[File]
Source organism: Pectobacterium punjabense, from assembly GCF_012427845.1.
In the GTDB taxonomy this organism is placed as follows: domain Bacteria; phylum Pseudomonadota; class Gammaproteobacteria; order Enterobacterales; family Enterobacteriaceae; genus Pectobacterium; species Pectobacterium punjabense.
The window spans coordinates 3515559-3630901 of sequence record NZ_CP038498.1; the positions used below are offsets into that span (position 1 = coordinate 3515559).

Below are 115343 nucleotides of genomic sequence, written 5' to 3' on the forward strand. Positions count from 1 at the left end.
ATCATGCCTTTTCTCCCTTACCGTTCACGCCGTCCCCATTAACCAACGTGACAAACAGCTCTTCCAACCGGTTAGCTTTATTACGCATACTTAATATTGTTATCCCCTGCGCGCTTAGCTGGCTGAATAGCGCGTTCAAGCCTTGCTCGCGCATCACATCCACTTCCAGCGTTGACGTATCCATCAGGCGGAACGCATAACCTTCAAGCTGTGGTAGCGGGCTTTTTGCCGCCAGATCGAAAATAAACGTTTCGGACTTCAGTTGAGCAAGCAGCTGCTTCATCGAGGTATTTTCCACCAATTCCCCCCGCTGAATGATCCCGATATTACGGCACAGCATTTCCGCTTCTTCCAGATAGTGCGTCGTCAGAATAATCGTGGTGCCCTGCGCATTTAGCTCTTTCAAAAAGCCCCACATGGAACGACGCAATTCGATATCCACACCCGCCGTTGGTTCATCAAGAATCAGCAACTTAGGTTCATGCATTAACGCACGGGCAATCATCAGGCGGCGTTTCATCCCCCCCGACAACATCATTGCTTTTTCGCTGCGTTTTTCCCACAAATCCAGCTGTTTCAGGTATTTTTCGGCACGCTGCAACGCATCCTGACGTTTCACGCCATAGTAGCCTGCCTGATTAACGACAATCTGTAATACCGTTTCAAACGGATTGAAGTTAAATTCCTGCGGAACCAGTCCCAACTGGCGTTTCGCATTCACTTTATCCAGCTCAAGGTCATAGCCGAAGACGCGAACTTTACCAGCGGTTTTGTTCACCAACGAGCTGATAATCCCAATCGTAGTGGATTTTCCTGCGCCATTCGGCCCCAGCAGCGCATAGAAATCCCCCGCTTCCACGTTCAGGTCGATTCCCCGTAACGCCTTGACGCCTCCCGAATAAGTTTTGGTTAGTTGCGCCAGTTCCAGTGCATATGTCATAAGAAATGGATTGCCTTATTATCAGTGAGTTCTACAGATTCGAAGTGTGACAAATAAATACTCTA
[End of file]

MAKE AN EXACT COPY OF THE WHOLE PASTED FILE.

Source organism: Pectobacterium punjabense, from assembly GCF_012427845.1.
In the GTDB taxonomy this organism is placed as follows: domain Bacteria; phylum Pseudomonadota; class Gammaproteobacteria; order Enterobacterales; family Enterobacteriaceae; genus Pectobacterium; species Pectobacterium punjabense.
The window spans coordinates 3515559-3630901 of sequence record NZ_CP038498.1; the positions used below are offsets into that span (position 1 = coordinate 3515559).

Below are 115343 nucleotides of genomic sequence, written 5' to 3' on the forward strand. Positions count from 1 at the left end.
ATCATGCCTTTTCTCCCTTACCGTTCACGCCGTCCCCATTAACCAACGTGACAAACAGCTCTTCCAACCGGTTAGCTTTATTACGCATACTTAATATTGTTATCCCCTGCGCGCTTAGCTGGCTGAATAGCGCGTTCAAGCCTTGCTCGCGCATCACATCCACTTCCAGCGTTGACGTATCCATCAGGCGGAACGCATAACCTTCAAGCTGTGGTAGCGGGCTTTTTGCCGCCAGATCGAAAATAAACGTTTCGGACTTCAGTTGAGCAAGCAGCTGCTTCATCGAGGTATTTTCCACCAATTCCCCCCGCTGAATGATCCCGATATTACGGCACAGCATTTCCGCTTCTTCCAGATAGTGCGTCGTCAGAATAATCGTGGTGCCCTGCGCATTTAGCTCTTTCAAAAAGCCCCACATGGAACGACGCAATTCGATATCCACACCCGCCGTTGGTTCATCAAGAATCAGCAACTTAGGTTCATGCATTAACGCACGGGCAATCATCAGGCGGCGTTTCATCCCCCCCGACAACATCATTGCTTTTTCGCTGCGTTTTTCCCACAAATCCAGCTGTTTCAGGTATTTTTCGGCACGCTGCAACGCATCCTGACGTTTCACGCCATAGTAGCCTGCCTGATTAACGACAATCTGTAATACCGTTTCAAACGGATTGAAGTTAAATTCCTGCGGAACCAGTCCCAACTGGCGTTTCGCATTCACTTTATCCAGCTCAAGGTCATAGCCGAAGACGCGAACTTTACCAGCGGTTTTGTTCACCAACGAGCTGATAATCCCAATCGTAGTGGATTTTCCTGCGCCATTCGGCCCCAGCAGCGCATAGAAATCCCCCGCTTCCACGTTCAGGTCGATTCCCCGTAACGCCTTGACGCCTCCCGAATAAGTTTTGGTTAGTTGCGCCAGTTCCAGTGCATATGTCATAAGAAATGGATTGCCTTATTATCAGTGAGTTCTACAGATTCGAAGTGTGACAAATAAATACTCTA